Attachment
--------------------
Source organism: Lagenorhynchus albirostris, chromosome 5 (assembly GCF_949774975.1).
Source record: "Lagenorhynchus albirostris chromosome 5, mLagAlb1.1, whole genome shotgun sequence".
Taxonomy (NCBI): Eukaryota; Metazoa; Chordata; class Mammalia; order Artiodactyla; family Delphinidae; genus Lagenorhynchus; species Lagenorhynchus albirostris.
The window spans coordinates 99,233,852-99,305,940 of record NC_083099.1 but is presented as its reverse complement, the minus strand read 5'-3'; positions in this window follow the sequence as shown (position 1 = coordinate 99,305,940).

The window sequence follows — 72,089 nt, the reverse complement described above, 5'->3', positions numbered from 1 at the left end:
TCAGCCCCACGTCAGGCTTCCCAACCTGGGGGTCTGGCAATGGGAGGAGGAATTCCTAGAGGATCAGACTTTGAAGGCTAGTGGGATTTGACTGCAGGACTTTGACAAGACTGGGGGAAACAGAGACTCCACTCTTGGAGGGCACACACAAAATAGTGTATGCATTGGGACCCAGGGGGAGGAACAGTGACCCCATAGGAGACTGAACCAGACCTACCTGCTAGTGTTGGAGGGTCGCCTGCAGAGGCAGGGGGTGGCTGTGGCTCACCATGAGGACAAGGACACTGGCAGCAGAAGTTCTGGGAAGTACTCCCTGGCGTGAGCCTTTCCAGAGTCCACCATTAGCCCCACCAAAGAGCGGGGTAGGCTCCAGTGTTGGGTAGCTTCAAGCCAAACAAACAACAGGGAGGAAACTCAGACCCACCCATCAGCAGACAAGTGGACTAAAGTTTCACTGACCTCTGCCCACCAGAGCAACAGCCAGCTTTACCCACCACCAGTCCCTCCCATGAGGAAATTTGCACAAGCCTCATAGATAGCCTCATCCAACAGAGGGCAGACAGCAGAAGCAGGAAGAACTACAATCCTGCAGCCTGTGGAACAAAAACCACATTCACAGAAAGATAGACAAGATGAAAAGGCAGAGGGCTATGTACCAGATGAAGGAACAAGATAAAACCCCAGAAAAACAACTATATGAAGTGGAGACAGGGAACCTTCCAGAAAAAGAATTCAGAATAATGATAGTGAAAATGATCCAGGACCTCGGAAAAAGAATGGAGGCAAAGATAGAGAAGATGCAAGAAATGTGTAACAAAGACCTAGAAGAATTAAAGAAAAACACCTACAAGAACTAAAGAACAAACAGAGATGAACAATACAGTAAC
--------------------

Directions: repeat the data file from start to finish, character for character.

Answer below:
Source organism: Lagenorhynchus albirostris, chromosome 5 (assembly GCF_949774975.1).
Source record: "Lagenorhynchus albirostris chromosome 5, mLagAlb1.1, whole genome shotgun sequence".
Taxonomy (NCBI): Eukaryota; Metazoa; Chordata; class Mammalia; order Artiodactyla; family Delphinidae; genus Lagenorhynchus; species Lagenorhynchus albirostris.
The window spans coordinates 99,233,852-99,305,940 of record NC_083099.1 but is presented as its reverse complement, the minus strand read 5'-3'; positions in this window follow the sequence as shown (position 1 = coordinate 99,305,940).

The window sequence follows — 72,089 nt, the reverse complement described above, 5'->3', positions numbered from 1 at the left end:
TCAGCCCCACGTCAGGCTTCCCAACCTGGGGGTCTGGCAATGGGAGGAGGAATTCCTAGAGGATCAGACTTTGAAGGCTAGTGGGATTTGACTGCAGGACTTTGACAAGACTGGGGGAAACAGAGACTCCACTCTTGGAGGGCACACACAAAATAGTGTATGCATTGGGACCCAGGGGGAGGAACAGTGACCCCATAGGAGACTGAACCAGACCTACCTGCTAGTGTTGGAGGGTCGCCTGCAGAGGCAGGGGGTGGCTGTGGCTCACCATGAGGACAAGGACACTGGCAGCAGAAGTTCTGGGAAGTACTCCCTGGCGTGAGCCTTTCCAGAGTCCACCATTAGCCCCACCAAAGAGCGGGGTAGGCTCCAGTGTTGGGTAGCTTCAAGCCAAACAAACAACAGGGAGGAAACTCAGACCCACCCATCAGCAGACAAGTGGACTAAAGTTTCACTGACCTCTGCCCACCAGAGCAACAGCCAGCTTTACCCACCACCAGTCCCTCCCATGAGGAAATTTGCACAAGCCTCATAGATAGCCTCATCCAACAGAGGGCAGACAGCAGAAGCAGGAAGAACTACAATCCTGCAGCCTGTGGAACAAAAACCACATTCACAGAAAGATAGACAAGATGAAAAGGCAGAGGGCTATGTACCAGATGAAGGAACAAGATAAAACCCCAGAAAAACAACTATATGAAGTGGAGACAGGGAACCTTCCAGAAAAAGAATTCAGAATAATGATAGTGAAAATGATCCAGGACCTCGGAAAAAGAATGGAGGCAAAGATAGAGAAGATGCAAGAAATGTGTAACAAAGACCTAGAAGAATTAAAGAAAAACACCTACAAGAACTAAAGAACAAACAGAGATGAACAATACAGTAAC